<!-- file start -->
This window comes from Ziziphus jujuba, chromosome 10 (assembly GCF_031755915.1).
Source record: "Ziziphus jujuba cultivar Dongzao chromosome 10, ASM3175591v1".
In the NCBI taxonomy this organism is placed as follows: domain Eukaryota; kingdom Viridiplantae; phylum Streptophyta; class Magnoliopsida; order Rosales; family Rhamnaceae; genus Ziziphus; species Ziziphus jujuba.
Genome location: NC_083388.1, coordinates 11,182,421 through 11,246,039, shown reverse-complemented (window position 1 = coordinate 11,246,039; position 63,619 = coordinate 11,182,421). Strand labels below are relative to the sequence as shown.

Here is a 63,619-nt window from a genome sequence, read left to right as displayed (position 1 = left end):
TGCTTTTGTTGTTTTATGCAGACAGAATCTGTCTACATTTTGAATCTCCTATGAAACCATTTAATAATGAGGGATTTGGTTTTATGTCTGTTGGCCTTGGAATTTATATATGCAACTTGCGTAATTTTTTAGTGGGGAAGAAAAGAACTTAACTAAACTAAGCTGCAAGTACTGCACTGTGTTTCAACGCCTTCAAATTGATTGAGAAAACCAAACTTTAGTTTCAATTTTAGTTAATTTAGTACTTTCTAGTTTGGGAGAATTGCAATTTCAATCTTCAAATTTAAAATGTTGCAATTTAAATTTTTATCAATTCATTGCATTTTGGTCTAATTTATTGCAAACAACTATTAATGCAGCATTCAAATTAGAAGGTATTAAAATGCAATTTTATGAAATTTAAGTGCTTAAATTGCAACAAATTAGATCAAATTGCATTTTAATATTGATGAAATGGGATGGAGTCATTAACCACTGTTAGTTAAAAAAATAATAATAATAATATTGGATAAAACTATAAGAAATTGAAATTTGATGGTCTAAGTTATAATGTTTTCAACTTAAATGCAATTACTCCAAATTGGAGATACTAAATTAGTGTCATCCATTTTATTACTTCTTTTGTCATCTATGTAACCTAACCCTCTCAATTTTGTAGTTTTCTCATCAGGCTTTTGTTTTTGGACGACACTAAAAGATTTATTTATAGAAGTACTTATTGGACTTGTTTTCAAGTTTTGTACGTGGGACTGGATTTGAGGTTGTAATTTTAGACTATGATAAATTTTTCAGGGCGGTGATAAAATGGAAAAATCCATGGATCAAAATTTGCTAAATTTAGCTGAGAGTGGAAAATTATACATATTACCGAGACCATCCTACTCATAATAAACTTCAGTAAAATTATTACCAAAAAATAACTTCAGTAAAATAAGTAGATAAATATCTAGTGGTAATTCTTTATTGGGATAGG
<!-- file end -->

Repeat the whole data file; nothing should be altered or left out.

This window comes from Ziziphus jujuba, chromosome 10 (assembly GCF_031755915.1).
Source record: "Ziziphus jujuba cultivar Dongzao chromosome 10, ASM3175591v1".
In the NCBI taxonomy this organism is placed as follows: domain Eukaryota; kingdom Viridiplantae; phylum Streptophyta; class Magnoliopsida; order Rosales; family Rhamnaceae; genus Ziziphus; species Ziziphus jujuba.
Genome location: NC_083388.1, coordinates 11,182,421 through 11,246,039, shown reverse-complemented (window position 1 = coordinate 11,246,039; position 63,619 = coordinate 11,182,421). Strand labels below are relative to the sequence as shown.

Here is a 63,619-nt window from a genome sequence, read left to right as displayed (position 1 = left end):
TGCTTTTGTTGTTTTATGCAGACAGAATCTGTCTACATTTTGAATCTCCTATGAAACCATTTAATAATGAGGGATTTGGTTTTATGTCTGTTGGCCTTGGAATTTATATATGCAACTTGCGTAATTTTTTAGTGGGGAAGAAAAGAACTTAACTAAACTAAGCTGCAAGTACTGCACTGTGTTTCAACGCCTTCAAATTGATTGAGAAAACCAAACTTTAGTTTCAATTTTAGTTAATTTAGTACTTTCTAGTTTGGGAGAATTGCAATTTCAATCTTCAAATTTAAAATGTTGCAATTTAAATTTTTATCAATTCATTGCATTTTGGTCTAATTTATTGCAAACAACTATTAATGCAGCATTCAAATTAGAAGGTATTAAAATGCAATTTTATGAAATTTAAGTGCTTAAATTGCAACAAATTAGATCAAATTGCATTTTAATATTGATGAAATGGGATGGAGTCATTAACCACTGTTAGTTAAAAAAATAATAATAATAATATTGGATAAAACTATAAGAAATTGAAATTTGATGGTCTAAGTTATAATGTTTTCAACTTAAATGCAATTACTCCAAATTGGAGATACTAAATTAGTGTCATCCATTTTATTACTTCTTTTGTCATCTATGTAACCTAACCCTCTCAATTTTGTAGTTTTCTCATCAGGCTTTTGTTTTTGGACGACACTAAAAGATTTATTTATAGAAGTACTTATTGGACTTGTTTTCAAGTTTTGTACGTGGGACTGGATTTGAGGTTGTAATTTTAGACTATGATAAATTTTTCAGGGCGGTGATAAAATGGAAAAATCCATGGATCAAAATTTGCTAAATTTAGCTGAGAGTGGAAAATTATACATATTACCGAGACCATCCTACTCATAATAAACTTCAGTAAAATTATTACCAAAAAATAACTTCAGTAAAATAAGTAGATAAATATCTAGTGGTAATTCTTTATTGGGATAGG